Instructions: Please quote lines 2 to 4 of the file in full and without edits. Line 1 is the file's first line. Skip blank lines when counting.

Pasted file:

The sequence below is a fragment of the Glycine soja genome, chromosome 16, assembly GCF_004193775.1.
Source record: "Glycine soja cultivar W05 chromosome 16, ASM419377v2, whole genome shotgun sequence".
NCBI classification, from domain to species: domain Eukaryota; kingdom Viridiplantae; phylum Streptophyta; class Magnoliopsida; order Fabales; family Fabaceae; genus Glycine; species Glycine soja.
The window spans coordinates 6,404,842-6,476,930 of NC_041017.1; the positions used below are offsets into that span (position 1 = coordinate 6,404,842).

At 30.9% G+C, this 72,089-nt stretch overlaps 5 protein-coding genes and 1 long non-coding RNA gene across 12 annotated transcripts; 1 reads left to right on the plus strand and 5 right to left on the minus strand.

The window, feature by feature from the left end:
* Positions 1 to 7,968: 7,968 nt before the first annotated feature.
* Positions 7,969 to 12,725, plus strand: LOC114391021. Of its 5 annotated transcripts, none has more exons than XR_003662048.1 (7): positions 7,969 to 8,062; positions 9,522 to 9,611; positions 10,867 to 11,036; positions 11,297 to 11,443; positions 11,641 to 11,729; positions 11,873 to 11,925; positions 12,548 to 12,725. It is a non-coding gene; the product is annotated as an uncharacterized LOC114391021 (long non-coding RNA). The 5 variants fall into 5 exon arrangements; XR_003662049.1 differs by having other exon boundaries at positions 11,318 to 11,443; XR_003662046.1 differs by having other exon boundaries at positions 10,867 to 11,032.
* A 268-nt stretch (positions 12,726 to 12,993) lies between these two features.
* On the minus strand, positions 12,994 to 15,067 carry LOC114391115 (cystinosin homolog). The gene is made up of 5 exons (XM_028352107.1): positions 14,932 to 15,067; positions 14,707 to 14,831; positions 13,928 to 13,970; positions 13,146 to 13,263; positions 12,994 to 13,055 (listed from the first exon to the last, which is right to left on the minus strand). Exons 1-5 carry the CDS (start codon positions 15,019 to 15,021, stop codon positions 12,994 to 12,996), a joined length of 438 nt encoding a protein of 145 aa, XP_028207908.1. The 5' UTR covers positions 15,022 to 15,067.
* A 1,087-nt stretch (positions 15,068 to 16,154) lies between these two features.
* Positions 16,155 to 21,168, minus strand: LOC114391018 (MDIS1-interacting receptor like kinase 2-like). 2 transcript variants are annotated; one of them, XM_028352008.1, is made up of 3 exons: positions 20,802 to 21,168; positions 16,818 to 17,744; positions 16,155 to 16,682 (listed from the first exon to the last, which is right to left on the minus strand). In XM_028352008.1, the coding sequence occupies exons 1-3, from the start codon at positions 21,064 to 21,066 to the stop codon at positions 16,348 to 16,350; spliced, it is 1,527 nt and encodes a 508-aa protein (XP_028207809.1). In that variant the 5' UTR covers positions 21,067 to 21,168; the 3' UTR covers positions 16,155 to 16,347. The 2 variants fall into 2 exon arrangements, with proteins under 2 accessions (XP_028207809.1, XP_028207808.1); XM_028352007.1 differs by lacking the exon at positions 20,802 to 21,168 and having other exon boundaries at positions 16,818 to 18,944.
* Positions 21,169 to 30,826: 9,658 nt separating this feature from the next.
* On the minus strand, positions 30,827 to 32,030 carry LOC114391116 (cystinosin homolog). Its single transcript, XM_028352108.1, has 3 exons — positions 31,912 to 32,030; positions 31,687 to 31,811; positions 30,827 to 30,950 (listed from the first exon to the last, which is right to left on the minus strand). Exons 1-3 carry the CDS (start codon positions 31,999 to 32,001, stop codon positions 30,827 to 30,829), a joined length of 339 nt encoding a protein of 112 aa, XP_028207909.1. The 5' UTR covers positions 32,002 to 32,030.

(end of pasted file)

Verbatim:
Source record: "Glycine soja cultivar W05 chromosome 16, ASM419377v2, whole genome shotgun sequence".
NCBI classification, from domain to species: domain Eukaryota; kingdom Viridiplantae; phylum Streptophyta; class Magnoliopsida; order Fabales; family Fabaceae; genus Glycine; species Glycine soja.
The window spans coordinates 6,404,842-6,476,930 of NC_041017.1; the positions used below are offsets into that span (position 1 = coordinate 6,404,842).